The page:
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Jan 17, 201709:47 AMOpen Mic

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4 marketing pillars to build a business as strong as the Parthenon

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Dating back to Ancient Greece and Egypt, monumental structures have relied on the strength of stone pillars, working together to support an immense amount of weight and pressure.

Over the past 2,500 years, the Parthenon has been rocked by earthquakes, blown up by exploding gunpowder, and suffered severe fire damage, yet it and its pillars still stand today.

The way we apply digital and online marketing to a business is no different. Every business should be built upon the same principle, using a plethora of marketing pillars to uphold the pressure of its success, and together produce significant results.

Every day I encounter many businesses that have one pillar, and in simpler words, put all their eggs in one basket. When the one pillar they have relied so heavily on comes crashing down, they can find themselves in a hard free fall to the ground. For example, if 10 years ago a business’ only pillar was a Yellow Pages ad, they would have lost their only method of reaching new customers and growing their market share once consumers stopped opening the phone book for information.

Think about it — when was the last time you used the phone book for anything?

There is a clear and significant risk of having one or two pillars, which is why I recommend the Parthenon approach.

Here are four of the many marketing pillars businesses should use to build a solid foundation:

Search engine optimization

Earning top rankings in natural organic Google search is still one of the best ways to grow a business. However, many business owners think content is king when it isn’t. Right now, Google has indexed over 60 trillion web pages, and we all know that when we do a search, we pick from the top few. When a consumer is searching for your product or service, it is crucial that your business cuts through the clutter of now 130 trillion web pages to end up among the first few results. If done right, SEO can be your greatest profit generator.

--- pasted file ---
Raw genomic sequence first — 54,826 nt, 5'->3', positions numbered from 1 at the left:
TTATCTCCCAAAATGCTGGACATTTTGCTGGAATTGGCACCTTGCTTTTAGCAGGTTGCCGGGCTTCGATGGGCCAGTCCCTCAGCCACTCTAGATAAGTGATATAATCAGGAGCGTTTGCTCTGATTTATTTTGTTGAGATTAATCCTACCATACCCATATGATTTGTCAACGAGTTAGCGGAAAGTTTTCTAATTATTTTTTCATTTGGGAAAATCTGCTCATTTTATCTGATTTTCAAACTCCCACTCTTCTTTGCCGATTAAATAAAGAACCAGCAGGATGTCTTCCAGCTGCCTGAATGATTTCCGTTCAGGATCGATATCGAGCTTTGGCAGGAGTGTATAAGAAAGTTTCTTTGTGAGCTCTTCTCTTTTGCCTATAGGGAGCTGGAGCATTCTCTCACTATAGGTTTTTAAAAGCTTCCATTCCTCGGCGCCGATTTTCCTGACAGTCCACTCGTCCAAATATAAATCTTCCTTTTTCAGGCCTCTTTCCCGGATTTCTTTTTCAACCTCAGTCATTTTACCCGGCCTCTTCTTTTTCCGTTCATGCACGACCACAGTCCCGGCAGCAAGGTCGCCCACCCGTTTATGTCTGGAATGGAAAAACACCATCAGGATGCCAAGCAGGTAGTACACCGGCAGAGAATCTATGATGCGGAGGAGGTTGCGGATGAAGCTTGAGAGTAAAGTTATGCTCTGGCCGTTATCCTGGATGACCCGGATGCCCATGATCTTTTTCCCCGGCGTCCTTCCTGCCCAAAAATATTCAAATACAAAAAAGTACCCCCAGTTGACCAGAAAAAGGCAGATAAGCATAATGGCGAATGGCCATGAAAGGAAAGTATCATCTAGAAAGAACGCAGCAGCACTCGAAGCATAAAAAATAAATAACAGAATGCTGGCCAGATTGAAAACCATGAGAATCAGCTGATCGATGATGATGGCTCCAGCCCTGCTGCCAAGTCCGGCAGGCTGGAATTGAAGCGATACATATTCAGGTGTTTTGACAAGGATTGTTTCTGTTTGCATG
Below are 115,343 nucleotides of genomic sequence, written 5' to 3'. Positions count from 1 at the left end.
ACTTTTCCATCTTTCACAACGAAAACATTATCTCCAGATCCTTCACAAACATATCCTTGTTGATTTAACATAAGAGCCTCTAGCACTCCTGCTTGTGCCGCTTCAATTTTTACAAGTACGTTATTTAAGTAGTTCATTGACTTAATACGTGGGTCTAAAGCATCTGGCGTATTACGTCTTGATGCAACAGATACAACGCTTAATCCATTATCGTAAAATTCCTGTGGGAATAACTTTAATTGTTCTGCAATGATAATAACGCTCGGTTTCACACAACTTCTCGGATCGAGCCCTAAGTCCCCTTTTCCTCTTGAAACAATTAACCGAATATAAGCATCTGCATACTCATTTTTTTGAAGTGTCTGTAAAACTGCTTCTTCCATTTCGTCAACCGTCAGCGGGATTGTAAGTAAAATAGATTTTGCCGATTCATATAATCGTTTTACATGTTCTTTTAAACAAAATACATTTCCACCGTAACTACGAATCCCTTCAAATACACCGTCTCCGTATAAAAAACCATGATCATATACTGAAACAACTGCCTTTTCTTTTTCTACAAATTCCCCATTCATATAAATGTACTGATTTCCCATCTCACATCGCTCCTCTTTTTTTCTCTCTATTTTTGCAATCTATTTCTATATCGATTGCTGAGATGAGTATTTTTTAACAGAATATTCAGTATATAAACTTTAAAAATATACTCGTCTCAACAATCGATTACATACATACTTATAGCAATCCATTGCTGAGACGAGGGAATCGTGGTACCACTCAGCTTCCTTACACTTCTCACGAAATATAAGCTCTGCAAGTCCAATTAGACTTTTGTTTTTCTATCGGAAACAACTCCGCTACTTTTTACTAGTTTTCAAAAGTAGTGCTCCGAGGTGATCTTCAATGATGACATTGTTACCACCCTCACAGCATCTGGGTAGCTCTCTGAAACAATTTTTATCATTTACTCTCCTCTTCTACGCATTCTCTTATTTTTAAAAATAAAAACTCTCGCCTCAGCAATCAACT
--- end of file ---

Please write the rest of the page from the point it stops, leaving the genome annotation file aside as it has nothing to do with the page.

How do you get your business there? One tactic is to write 2,500 words of unique and compelling text and check it with copyscape.com to make sure the content is truly unique. Your main keywords should be inserted 19 times, as inserting it more than that could be considered “keyword stuffing,” and your website could be sent for human review and a potential penalty. Include different variations of your main keywords such as plurals and singulars into the mixture, as well as variant names for your product. For example, a laptop and notebook computer could be considered to be the same type of computer. However, we want to sell to potential customers who use both keyword variations.

The use of latent semantic language lets Google find relationships between those keywords and the ones in the search query. For example, if you are selling golf clubs then the words driver, iron, and putter are related.  Also, include brands like Taylor Made and Callaway. Consumer testimonials are also a great method to include keywords and organically improve Google ranking.

Search engine marketing

Increasing your online visibility through paid opportunities is key to reaching potential customers. While it may take a while to earn Google’s trust through SEO, search engine marketing can be turned on fairly quickly. With SEM, businesses pay to play and are relevant, while maintaining full control of speed and budget. SEM allows you to target your prospective customers through search engines such as Google, Bing, and AOL.

Say you are a contractor and can only handle three projects at a time. SEM can run until the three projects are scheduled, be turned off and then turned back on when one of the projects is complete — allowing you to turn the volume up or down as preferred.

SEM also allows you to run AB testing on coupons and special offers — this is cross-pillar optimization. Let’s say you test different offers and one of them did very well and resonated with your audience; you can now also use it with SEO, social media, print media, etc., knowing that the data you collected means something and will provide results.

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